Speakers said real estate is looking better to Wall Street.

(Save the dates:  RealShare Apartments East  comes to the  Hyatt Regency in Miami, FL, on February 26, and RealShare Los Angeles  comes to the Hyatt Regency Century Plaza in Los Angeles, CA, on March 27.)

LOS ANGELES-Industrial is the darling among real estate classes in the greater Los Angeles region, according to speakers at the recent Annual Real Estate Market Review and Forecast event held Downtown and presented by the AIR Commercial Real Estate Association. Industrial real estate performed better in L.A. than in any other region nationwide and is also the strongest category of commercial real estate in the four-county region itself, speakers said.

The more-than-200 people who attended the event also heard that real estate was looking better to Wall Street, with CMBS and REITs reporting improvement, according to economist Allen Greer, managing member of Greer Advisors LLC. REITS, in particular, “have taken off like a rocket,” Greer said.

Greer also underscored that out of 55 markets nationally, L.A. was number one in terms of lowest vacancy at 5%. However, he cautioned that property markets in first-quarter 2013 could be harmed by unpredictable events in both the world economy—such as ongoing crises in the Eurozone—and at home by uncertainty surrounding the federal budget and possible strikes at the ports of Los Angeles and Long Beach.

An industry panel made up of brokers, developers and a legal expert was generally upbeat. Rob Antrobius, SVP, market officer-Los Angeles for Prologis, said that demand for industrial space was continuing to rise throughout the region. “Although newer, class-A buildings have dominated the market in recent years, class-B has more than bounced back.”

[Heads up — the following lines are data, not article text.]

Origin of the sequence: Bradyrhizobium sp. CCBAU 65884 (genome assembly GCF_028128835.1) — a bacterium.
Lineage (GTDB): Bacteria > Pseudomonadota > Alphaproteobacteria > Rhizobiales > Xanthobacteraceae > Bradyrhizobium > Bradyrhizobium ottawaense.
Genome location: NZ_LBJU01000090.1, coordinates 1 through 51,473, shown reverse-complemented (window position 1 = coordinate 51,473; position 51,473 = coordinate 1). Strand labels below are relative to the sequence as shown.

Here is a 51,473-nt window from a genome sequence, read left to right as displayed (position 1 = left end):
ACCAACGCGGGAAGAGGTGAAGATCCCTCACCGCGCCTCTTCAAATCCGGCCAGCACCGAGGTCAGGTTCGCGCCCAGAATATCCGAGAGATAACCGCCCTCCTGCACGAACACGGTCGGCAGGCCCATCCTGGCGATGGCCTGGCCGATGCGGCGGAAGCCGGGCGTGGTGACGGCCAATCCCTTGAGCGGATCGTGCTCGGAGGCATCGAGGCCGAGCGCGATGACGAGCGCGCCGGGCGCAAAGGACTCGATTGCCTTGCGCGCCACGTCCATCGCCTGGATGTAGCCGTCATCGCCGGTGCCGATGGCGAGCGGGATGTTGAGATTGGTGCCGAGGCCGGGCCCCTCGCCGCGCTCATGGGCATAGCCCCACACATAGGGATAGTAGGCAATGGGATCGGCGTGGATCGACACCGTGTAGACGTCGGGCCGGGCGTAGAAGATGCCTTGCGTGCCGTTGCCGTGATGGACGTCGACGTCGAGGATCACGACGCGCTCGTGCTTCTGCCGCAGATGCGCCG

In addition, Antrobius reported that owner-user sales are growing in popularity. “Our tenants are telling us they want to buy.”

In L.A. County, industrial real estate values can be expected to rise, according to John McMillan, executive director-industrial brokerage, Cushman & Wakefield of California Inc. “He pointed out that lease rates have not increased for several years, while demand continues to increase and the amount of land to develop is limited. “Rates are going to pop eventually. There’s nowhere to go but up.”

Brett Warner, principal of Lee & Associates-LA North, reported that the San Fernando Valley is one of the stronger submarkets in L.A. County, with prospective tenants currently “more stable, more confident” and possibly “interested in making a long-term commitment.” The Valley may appeal to investors because there’s room for rents to rise, he added. “Rates have not peaked, and demand will drive rates up.”

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